Pascagoula, MS -- Less than stellar poll numbers heading into next week's primaries in Southern states did not stop Republican presidential candidate Mitt Romney from branding himself an "unofficial Southerner" in Mississippi.

Romney joked he is "learning to say y'all and like grits" to the nearly 150 Mississippians gathered to hear him speak at the Port of Pascagoula, where he nabbed the endorsement of Mississippi Governor Phil Bryant.

Bryant praised Romney as the man who "can win this campaign." He added, "I believe Mitt Romney is the republican candidate that can be nominated and can defeat Barack Obama. It's as simple as that. I want to win."

Standing before massive barges, and oil rigs resting in the port, the former Massachusetts governor pledged to accelerate the licensing and permitting process for oil drilling and approve the Keystone Pipeline from Canada, which he called a "no-brainer."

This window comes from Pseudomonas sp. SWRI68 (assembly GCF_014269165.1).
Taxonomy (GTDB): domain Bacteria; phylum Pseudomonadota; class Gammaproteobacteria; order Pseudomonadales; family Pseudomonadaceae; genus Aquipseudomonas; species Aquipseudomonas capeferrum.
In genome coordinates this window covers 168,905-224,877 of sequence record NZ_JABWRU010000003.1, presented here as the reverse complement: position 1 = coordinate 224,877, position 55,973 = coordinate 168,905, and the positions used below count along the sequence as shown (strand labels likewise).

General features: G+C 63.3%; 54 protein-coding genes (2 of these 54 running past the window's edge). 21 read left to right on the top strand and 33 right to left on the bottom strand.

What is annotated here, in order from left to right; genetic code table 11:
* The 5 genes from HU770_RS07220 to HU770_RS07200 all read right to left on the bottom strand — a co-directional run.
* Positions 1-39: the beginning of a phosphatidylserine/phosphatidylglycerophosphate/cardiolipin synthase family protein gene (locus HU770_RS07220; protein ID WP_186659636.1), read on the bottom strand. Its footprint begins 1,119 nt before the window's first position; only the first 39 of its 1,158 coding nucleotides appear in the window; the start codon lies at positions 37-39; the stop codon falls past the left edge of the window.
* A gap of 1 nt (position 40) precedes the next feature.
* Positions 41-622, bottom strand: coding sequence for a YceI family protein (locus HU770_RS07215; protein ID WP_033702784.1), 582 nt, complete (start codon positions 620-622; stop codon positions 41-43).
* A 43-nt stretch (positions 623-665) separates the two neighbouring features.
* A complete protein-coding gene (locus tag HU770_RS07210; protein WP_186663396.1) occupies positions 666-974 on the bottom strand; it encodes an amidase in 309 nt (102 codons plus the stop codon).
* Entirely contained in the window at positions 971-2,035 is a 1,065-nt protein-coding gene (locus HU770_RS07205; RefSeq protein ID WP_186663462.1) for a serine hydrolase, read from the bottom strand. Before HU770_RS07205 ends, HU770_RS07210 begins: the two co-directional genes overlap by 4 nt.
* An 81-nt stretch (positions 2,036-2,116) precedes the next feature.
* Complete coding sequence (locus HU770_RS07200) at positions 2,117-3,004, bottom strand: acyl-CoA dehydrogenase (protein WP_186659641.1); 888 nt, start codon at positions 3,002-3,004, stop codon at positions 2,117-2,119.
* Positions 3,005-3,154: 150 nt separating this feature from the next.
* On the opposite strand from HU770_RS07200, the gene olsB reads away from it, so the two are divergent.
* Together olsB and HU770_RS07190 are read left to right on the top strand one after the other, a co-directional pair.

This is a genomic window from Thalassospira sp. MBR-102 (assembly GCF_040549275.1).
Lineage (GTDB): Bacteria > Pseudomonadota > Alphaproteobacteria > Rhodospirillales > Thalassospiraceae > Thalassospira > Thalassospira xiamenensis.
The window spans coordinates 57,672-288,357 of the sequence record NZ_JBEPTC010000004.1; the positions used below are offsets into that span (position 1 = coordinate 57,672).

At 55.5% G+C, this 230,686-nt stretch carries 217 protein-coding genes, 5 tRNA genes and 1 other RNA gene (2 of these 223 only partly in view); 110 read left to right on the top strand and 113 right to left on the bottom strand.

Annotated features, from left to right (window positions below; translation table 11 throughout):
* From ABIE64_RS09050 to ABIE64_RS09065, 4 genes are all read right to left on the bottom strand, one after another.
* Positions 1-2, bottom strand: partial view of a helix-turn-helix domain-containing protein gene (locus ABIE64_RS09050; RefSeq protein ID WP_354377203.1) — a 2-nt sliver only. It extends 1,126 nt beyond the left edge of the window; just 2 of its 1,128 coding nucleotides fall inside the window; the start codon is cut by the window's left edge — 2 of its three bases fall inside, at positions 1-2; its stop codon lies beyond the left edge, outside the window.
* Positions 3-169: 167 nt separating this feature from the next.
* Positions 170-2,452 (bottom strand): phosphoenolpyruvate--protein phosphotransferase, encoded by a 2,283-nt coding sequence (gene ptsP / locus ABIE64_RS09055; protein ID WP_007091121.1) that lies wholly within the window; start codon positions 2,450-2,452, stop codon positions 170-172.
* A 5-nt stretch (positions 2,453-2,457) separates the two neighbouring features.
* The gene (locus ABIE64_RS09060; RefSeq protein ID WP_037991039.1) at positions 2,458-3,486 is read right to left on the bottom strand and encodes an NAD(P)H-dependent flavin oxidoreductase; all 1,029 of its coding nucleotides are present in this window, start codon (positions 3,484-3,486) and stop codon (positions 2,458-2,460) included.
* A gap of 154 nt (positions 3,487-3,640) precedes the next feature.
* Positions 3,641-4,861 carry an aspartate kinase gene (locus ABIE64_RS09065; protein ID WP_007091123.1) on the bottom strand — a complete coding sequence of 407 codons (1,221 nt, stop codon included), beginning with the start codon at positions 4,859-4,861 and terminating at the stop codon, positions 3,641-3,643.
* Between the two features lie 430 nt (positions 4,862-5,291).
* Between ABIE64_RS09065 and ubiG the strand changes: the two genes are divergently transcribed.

He spoke briefly and did not mention his Republican rivals, but attributed rising gas prices to Obama and criticized the President for playing a blame game.

"Since this President has been President, the cost of gas has doubled...we've gone from yes we can to it's not my fault," Romney barbed.

Earlier today in an interview with an Alabama radio station, Romney ceded that the Southern primaries were a "bit of an away game," for him--one poll in Alabama show him trailing rival candidate Rick Santorum by four percentage points.

The event in Pascagoula was Romney's first play in the Alabama, where voting will take place on Tuesday, but he will continue to court southern voters here tomorrow as well as in neighboring Mississippi.